Obama was elected by young people. Now, he wants to empower the next generation.

In 2008, when Facebook and Twitter were still new on the scene, young voters used social media to help propel Barack Obama to the White House. He knows firsthand how powerful a force they can be when inspired by a cause they believe in.

During a talk in Japan, Obama revealed that he's channeling his post-presidential legacy into finding ways to help tomorrow's leaders connect and work together.


Obama said if he can successfully create a platform that helps young leaders better communicate, it could have a profound impact on American democracy.

"I would create a hundred or a thousand or a million young Barack Obamas or Michelle Obamas," he said. "Or, the next group of people who could take that baton in that relay race that is human progress."

Former President Barack Obama​ praises the students who organized and participated in the March for Our Lives

Former President Barack Obama praises the students who organized and participated in the March for Our Lives while speaking at an event in Tokyo, Japan Sunday: "This was all because of the courage, and effort of a handful of fifteen, sixteen year olds." http://bit.ly/2rYkNeL

Posted by ABC 7 News - WJLA on Sunday, March 25, 2018

He also jokingly blamed a lot of society's problems on "old men."

His comments followed a letter he and Michelle sent to Parkland student activists, praising them for their courage and reminding them that there will be tough days ahead.

"The single most important thing I can do is to help develop the next generation," he said.

In specifically talking about the March for Our Lives movement, he added, "I think that’s a testimony to what happens when young people are given opportunities, and I think all institutions have to think about how do we tap into that creativity and that energy and that drive."

"It's just so often we say: 'Wait your turn,'" he added. "A lot of our problems are caused by old men. No offense, men, who are old."

To help make that youth-driven progress happen, the Obama Foundation is exploring the idea of launching a new social media platform.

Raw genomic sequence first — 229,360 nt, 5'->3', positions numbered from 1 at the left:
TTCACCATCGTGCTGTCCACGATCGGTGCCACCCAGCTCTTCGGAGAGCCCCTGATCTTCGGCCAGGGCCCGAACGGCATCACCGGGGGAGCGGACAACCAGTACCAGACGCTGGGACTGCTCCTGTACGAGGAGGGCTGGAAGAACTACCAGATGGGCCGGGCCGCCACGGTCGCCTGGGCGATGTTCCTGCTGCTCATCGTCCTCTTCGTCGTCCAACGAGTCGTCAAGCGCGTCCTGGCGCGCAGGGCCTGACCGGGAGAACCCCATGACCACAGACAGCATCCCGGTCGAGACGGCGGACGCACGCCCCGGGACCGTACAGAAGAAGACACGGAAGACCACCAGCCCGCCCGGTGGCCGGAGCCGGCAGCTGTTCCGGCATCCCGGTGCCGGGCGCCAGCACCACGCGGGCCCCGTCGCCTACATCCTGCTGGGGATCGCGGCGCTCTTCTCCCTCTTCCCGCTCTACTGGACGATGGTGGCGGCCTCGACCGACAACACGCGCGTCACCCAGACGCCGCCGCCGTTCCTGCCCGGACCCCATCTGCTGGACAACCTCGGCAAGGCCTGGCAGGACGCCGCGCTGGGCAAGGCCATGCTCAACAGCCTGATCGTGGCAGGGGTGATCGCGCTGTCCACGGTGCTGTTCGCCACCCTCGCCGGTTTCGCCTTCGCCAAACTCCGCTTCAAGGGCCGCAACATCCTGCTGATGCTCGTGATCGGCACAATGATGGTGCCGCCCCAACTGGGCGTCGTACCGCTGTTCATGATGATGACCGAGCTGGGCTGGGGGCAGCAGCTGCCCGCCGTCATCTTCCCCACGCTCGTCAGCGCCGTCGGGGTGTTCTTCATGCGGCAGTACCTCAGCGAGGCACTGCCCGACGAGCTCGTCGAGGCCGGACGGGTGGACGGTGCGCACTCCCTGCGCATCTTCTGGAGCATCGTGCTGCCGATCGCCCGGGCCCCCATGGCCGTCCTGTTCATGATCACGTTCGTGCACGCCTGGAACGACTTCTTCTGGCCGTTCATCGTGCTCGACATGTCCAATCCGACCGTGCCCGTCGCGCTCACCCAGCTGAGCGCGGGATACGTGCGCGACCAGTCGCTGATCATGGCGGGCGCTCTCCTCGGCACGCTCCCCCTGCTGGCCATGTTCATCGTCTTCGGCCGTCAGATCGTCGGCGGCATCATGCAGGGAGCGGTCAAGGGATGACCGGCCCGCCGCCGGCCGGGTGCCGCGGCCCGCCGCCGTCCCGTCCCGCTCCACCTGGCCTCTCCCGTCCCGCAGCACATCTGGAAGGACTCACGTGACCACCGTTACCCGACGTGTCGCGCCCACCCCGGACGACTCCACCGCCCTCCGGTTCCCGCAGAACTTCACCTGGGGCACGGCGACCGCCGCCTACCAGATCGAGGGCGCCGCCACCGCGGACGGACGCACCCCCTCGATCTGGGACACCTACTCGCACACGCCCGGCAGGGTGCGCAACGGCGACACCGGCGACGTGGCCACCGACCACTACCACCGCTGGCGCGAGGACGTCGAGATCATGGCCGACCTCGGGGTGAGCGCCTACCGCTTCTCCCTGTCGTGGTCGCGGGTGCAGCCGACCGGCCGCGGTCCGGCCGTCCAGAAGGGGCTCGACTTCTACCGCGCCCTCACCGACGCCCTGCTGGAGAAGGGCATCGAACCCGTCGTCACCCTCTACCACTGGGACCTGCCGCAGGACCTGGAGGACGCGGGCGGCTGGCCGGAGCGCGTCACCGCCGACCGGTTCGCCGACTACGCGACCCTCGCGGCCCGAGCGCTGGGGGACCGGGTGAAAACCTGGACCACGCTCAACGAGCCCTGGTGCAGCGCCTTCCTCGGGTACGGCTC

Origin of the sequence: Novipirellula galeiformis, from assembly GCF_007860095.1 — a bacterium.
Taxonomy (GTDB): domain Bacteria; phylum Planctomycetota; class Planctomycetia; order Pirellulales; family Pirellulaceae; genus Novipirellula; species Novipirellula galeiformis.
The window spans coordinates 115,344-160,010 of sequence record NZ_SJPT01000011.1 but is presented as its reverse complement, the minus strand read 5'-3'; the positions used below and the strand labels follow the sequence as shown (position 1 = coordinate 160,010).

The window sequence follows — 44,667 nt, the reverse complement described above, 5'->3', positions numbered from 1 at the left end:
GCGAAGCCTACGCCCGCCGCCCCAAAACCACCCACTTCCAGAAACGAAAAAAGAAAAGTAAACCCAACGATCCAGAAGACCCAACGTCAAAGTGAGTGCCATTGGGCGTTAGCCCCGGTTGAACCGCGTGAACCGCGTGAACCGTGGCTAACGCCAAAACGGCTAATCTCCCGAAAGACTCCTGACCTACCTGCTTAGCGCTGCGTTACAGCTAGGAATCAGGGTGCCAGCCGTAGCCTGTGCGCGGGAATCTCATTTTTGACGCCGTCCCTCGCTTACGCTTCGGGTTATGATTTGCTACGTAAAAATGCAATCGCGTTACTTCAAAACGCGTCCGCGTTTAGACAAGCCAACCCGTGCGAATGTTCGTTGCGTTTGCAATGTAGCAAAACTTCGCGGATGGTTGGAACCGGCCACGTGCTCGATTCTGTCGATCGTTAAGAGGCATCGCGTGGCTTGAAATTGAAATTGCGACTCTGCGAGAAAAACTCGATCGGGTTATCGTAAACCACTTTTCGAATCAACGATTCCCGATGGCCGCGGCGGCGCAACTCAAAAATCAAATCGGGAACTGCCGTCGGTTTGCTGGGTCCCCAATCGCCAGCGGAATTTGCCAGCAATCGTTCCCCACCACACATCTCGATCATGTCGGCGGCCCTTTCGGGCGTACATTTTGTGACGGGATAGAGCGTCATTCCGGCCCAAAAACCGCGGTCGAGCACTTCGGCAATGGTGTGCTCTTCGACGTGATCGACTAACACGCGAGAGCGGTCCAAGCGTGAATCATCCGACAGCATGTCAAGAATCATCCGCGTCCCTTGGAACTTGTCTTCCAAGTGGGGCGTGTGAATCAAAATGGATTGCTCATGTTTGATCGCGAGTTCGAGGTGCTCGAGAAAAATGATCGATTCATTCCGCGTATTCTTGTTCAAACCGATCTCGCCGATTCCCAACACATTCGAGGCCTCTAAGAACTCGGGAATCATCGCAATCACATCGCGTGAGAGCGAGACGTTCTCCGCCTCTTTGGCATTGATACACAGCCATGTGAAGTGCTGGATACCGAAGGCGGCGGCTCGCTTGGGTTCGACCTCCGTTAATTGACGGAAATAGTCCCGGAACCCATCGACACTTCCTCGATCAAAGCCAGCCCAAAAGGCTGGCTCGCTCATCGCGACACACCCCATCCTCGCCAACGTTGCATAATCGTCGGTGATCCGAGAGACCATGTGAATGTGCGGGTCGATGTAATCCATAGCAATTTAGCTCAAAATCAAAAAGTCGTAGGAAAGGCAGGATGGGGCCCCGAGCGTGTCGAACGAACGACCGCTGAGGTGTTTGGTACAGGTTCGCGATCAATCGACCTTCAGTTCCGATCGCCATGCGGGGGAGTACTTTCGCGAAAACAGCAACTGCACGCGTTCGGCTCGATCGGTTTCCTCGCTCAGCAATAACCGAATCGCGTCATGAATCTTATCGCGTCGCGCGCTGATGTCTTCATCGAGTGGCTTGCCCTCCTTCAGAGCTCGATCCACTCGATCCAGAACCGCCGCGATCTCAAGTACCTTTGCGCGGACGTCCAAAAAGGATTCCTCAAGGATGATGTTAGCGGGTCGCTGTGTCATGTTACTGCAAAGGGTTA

Facebook and other social media platforms have been subjected to intense criticism recently — and it's not just because of "fake news." Obama said another significant problem is when people only engage with like-minded communities, something he hopes to change:

"One of the things we're going to be spending time on, through the Foundation, is finding ways in which we can study this phenomenon of social media and the Internet to see are there ways in which we can bring people from different perspectives to start having a more civil debate and listen to each other more carefully."

Obama didn't specifically outline what kind of platform his foundation might create. Whether it's a rival to Facebook or something that could work in harmony with other distribution platforms, Obama emphasized the the bigger goal would be to foster discussion and connection between people from different communities.

At a time when Facebook is under fire, Obama reminded us how social media can be positive outlets for activism and change.

Yes, at times, these platforms can divide us. But Obama is a living, breathing example of how they can also inspire and unite us.

His historic presidency was in large part the byproduct of young people empowering themselves and others online. If leaders like Obama can help empower the next generation to use those platforms for civil discussion and activism, we might not need another tragedy like Parkland to inspire the next great movement.

Photo by CDC on Unsplash

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For many families, it was a big honking mess—one that many really don't want to repeat in the fall.

But at the same time, the U.S. hasn't gotten a handle on the coronavirus pandemic. As states have begun reopening—several of them too early, according to public health officials—COVID-19 cases have risen to the point where we now have more cases per day than we did during the height of the outbreak in the spring. And yet President Trump is making a huge push to get schools to reopen fully in the fall, even threatening to possibly remove funding if they don't.

It's worth pointing out that Denmark and Norway had 10 and 11 new cases yesterday. Sweden and Germany had around 300 each. The U.S. had 55,000. (And no, that's not because we're testing thousands of times more people than those countries are.)

The president of the country's largest teacher's union had something to say about Trump's push to reopen schools. Lily Eskelsen Garcia says that schools do need to reopen, but they need to be able to reopen safely—with measures that will help keep both students and teachers from spreading the virus and making the pandemic worse. (Trump has also criticized the CDCs "very tough & expensive guidelines" for reopening schools.)

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